The court as a true temple of justice

Section 1, Article XI of the 1987 Constitution enshrines the principle that a public office is a public trust. It mandates that public officers and employees, who are servants of the people, must at all times be accountable to them, serve them with utmost responsibility, integrity, loyalty and efficiency, act with patriotism and justice, and lead modest lives.To enforce this constitutional tenet, the Supreme Court has incessantly reminded officials and employees involved in the administration of justice to faithfully adhere to their mandated duties and responsibilities. Any act of impropriety – whether committed by the highest judicial official or by the lowest member of the judicial workforce – can greatly erode the people's confidence in the Judiciary. The image of a court of justice is necessarily mirrored in the conduct of its personnel. It is the personnel’s constant duty, therefore, to maintain the good name and standing of the court as a true temple of justice.[1]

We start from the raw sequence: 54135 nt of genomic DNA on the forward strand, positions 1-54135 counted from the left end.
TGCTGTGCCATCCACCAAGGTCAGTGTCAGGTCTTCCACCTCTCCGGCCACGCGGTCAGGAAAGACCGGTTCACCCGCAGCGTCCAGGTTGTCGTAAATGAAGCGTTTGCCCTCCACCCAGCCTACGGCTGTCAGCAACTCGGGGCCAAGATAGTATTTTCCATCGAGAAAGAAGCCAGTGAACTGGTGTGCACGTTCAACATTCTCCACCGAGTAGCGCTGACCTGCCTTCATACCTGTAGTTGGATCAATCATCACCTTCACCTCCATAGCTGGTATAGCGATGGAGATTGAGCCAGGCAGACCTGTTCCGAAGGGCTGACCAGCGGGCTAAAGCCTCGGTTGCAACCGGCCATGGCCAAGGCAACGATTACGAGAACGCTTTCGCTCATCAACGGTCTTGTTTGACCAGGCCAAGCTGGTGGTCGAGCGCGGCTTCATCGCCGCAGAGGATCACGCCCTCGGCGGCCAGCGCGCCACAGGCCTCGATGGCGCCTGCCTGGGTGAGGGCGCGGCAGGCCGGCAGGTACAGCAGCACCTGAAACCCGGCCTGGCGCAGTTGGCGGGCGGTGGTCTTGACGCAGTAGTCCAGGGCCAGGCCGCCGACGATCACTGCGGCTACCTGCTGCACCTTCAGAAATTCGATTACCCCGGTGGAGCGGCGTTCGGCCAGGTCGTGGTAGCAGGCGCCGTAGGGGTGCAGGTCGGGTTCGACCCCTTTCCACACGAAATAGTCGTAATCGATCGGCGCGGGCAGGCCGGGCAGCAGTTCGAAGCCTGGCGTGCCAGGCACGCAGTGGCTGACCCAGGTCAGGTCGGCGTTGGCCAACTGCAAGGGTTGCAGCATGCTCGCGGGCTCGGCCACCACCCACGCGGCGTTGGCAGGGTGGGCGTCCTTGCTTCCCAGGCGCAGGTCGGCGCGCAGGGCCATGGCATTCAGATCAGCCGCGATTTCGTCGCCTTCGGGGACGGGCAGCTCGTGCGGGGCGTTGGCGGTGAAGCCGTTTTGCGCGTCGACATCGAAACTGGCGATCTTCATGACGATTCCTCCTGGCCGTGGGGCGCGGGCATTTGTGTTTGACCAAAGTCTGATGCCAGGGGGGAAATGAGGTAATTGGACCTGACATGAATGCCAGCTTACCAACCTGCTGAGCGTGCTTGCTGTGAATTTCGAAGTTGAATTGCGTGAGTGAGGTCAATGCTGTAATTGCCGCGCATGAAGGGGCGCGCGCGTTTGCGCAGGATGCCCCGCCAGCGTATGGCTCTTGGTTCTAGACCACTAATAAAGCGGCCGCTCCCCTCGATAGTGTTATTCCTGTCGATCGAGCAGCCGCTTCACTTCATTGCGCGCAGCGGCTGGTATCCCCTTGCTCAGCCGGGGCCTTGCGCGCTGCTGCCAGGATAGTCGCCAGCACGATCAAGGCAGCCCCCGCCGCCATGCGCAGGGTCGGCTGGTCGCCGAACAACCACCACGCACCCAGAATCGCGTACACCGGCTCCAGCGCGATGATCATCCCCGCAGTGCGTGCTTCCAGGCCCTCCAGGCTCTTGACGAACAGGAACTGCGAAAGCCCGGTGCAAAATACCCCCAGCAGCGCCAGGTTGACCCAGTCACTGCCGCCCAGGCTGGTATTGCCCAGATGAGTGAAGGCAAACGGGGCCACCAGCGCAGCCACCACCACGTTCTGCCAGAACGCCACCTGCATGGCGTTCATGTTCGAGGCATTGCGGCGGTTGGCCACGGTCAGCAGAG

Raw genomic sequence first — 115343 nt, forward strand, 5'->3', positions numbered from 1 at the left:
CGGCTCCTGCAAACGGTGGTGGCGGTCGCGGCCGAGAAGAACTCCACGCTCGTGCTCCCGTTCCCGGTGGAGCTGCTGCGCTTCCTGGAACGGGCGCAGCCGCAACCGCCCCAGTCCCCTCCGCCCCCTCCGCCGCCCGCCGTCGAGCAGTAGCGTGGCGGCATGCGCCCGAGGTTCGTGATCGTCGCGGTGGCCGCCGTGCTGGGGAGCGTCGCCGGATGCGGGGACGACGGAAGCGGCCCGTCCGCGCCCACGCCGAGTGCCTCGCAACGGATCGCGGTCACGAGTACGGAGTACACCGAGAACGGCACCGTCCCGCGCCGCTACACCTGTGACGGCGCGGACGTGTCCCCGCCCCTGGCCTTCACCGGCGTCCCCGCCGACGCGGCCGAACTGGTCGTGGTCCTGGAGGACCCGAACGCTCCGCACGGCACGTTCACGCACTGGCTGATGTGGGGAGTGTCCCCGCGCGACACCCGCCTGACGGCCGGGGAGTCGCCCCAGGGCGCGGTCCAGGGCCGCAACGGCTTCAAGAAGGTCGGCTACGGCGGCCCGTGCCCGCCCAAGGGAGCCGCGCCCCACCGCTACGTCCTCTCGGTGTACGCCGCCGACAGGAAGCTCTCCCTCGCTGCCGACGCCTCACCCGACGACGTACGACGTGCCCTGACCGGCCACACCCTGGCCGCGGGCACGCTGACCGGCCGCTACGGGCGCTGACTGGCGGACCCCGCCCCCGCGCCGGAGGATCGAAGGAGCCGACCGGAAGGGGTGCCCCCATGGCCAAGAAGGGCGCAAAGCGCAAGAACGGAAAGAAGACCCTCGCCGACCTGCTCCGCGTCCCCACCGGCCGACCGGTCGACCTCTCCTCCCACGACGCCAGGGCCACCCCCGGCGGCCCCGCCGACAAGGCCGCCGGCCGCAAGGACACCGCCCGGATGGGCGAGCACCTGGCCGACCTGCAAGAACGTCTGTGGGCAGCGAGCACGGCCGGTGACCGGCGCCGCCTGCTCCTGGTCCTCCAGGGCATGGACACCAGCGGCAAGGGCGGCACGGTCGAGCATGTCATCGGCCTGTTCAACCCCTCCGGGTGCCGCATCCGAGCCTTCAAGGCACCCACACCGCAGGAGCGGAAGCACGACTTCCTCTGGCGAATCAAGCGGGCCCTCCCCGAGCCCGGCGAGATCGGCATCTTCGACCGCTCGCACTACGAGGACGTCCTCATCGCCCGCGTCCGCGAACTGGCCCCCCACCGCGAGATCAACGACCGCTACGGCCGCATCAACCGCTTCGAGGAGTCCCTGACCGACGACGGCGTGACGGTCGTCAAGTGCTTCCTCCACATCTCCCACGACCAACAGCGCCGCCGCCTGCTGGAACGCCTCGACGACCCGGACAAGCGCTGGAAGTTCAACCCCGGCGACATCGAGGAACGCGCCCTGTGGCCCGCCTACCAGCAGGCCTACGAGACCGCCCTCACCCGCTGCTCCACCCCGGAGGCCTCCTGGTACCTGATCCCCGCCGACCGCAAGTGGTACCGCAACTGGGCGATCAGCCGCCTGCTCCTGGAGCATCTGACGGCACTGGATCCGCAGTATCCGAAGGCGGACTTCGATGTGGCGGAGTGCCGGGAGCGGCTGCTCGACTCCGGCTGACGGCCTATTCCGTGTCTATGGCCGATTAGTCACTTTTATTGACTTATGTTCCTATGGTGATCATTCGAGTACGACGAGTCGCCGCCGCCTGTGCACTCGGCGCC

[1] Velasco v. Baterbonia, A.M. P-06-2161 (Formerly A.M. OCA IPI No. 05-2115-P), September 25, 2012, 681 SCRA 666, 673; Office of the Court Administrator v. Recio, A.M. No. P-04-1813 (Formerly A.M. No. 04-5-119-MeTC), May 31, 2011.